I had my day all worked out. I wanted to get a tuk tuk to the Moh Chit train station, buy a ticket to Chiang Mai, explore the giant market below the station, take the Skytrain to Siam Square, and get a Khlong (river taxi) back to Banglamphu. The tuk tuk driver, however, had a different plan.
Instead of the government train station, I was taken to a travel agency. I figured I might as well shop around, anyway, he did at least tell me in advance where we were going, and promised it would be included in the same price he’d originally quoted me for Moh Chit. I didn’t realize how difficult it is to just walk away once you get caught in the bargaining. The lady I was talking with cried. She grabbed my arm as I tried to stand up. She stood in front of the door. And I ended up with a $28 ticket for an air-conditioned sleeper bus with food. I’m trying to tell myself that I’m still allowed some extra frills this early in the trip and that the public bus would have been an unnecessary hardship. At least I got out of the office without signing up for an elephant safari and three days at a five star hotel – the original package she’d offered had been nearly $200.
I stomped my way out, having changed my mind as soon as I’d handed over the cash but not having the courage to make a scene. “Nevermind Moh Chit,” I told the driver – I hadn’t paid him yet, so he’d waited – “let’s just go to the Chatuchak Market.” Having uttered the word “market” and therefore expressed my desire to shop, he begged to take me to silk “factory”. “They pay for my gas,” he explained, and I was touched enough by the honesty to agree. My goal for the day was just to explore Bangkok, after all. And I hadn’t agreed to buy anything.
The silk factory turned out to be a high-end clothes shop. It was four stories and staffed by polite, friendly Nepalese men who, within three minutes of my having entered the shop, decided that I was shopping for a suit and wool overcoat. The fabrics they showed me were beautiful. The patterns were gorgeous. I made the fatal mistake of bargaining for the fun of it, and the price to which they eventually lowered themselves – less than a fifth of where we’d started – was no doubt a bargain. None of this altered the fact that I wasn’t shopping for a suit or overcoat. I tried to explain. I said I needed to think, that I’d come back later. They told me that this was the right time, the right place. I said I had no money. They said they’d take credit card. I apologized for having wasted their time. I was followed to the door with yet another offer.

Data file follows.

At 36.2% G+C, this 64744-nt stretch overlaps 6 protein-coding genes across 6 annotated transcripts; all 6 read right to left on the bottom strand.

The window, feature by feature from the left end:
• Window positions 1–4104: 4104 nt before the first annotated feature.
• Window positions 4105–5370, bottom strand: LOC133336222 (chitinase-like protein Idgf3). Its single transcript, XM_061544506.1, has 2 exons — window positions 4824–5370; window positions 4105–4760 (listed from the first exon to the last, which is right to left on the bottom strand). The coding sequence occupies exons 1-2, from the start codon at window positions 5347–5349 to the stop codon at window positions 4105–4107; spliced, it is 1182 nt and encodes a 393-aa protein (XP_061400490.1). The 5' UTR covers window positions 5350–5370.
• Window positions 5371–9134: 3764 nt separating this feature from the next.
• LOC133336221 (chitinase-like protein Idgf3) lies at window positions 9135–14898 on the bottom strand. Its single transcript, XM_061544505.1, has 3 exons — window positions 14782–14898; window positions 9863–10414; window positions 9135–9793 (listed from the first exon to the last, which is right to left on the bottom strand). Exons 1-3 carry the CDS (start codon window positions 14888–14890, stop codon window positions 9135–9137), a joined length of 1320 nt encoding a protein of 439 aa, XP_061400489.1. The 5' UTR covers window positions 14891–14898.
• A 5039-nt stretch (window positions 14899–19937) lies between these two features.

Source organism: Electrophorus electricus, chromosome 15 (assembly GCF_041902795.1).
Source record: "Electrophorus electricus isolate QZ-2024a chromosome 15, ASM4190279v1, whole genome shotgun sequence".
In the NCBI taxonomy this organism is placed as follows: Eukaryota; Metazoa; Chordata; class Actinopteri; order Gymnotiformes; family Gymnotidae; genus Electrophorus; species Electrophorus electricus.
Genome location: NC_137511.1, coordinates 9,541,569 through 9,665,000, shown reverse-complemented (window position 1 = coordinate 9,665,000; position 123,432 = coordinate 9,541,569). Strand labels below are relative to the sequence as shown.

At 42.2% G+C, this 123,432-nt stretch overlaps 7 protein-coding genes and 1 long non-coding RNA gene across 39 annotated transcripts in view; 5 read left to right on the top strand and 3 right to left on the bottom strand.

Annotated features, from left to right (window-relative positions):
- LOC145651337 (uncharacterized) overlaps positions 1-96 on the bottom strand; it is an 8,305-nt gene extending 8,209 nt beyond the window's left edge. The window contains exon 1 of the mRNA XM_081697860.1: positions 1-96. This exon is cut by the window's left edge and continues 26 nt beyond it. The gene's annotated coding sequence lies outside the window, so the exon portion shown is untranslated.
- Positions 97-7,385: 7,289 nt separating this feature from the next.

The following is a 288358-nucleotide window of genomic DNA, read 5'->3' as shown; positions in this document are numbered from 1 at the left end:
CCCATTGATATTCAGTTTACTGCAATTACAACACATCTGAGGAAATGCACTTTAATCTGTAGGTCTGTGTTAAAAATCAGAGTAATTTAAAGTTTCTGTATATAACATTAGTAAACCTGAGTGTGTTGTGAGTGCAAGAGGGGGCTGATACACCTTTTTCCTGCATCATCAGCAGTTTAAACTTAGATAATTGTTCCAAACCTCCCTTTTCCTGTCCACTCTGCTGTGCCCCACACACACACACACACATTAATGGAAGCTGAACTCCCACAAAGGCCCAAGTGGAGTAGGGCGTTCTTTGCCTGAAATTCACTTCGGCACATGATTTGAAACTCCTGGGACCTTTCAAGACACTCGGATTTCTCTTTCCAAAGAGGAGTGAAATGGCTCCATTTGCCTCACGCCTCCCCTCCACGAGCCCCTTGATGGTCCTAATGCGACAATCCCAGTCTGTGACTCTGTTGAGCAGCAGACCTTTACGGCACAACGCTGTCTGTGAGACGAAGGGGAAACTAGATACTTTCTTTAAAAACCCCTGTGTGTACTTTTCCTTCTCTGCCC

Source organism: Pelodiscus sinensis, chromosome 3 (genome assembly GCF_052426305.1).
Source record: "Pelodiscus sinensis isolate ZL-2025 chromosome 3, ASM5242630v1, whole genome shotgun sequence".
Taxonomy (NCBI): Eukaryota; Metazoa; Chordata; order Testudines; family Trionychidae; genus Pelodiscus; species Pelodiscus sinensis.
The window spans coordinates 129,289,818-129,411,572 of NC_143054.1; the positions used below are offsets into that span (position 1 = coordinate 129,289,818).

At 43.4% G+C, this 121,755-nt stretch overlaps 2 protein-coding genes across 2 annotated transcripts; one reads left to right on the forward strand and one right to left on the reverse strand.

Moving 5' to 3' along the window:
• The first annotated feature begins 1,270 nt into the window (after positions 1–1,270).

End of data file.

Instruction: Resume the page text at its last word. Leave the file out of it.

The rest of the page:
I found my tuk tuk driver bantering with friends in the lot. They all expressed their surprise at my lack of purchase – I explained, again, with slightly more success and considerably less politeness, my lack of money. They all apologized. They begged me not to be angry. And then begged me to go into just one more store – promised that if I just looked, the whole ride would be free. I didn’t have the energy to argue and I steeled my shoulders as I walked to the building next door. I’d made it out of the first store, after all, I could do it again. If nothing else, it would be practice at saying no – practice that, having gotten into the situation, I obviously deserved.
It was a gem store, this time, and if I’d been the sort who wore precious stones, I would have left with some. (There were these amazing black pearl earrings for $60…) The elderly Chinese sales man who attached himself to me was far less pushy than the others – but no less disappointed when I didn’t buy.
Having done my duty – and my penance – I found my tuk tuk and, no longer bothering to be friendly, demanded the Chatuchak market. We set off. Less than five minutes later he stopped in the middle of a busy street. It was a wide street, with rushing traffic that – in true Bangkok fashion – drove not only in the lanes but on the lines between them. Before I had time to wonder if we’d run out of gas, the driver hustled me off and onto another tuk tuk that I hadn’t seen him hail.
“Same price, same price,” he assured me. “He take you weekend market, still 100 baht.” The last time I’d checked, the ride was free. By this point, I was pissed, but I didn’t have time to argue; we were in the middle of a busy street and, after all, 100 baht was only $3.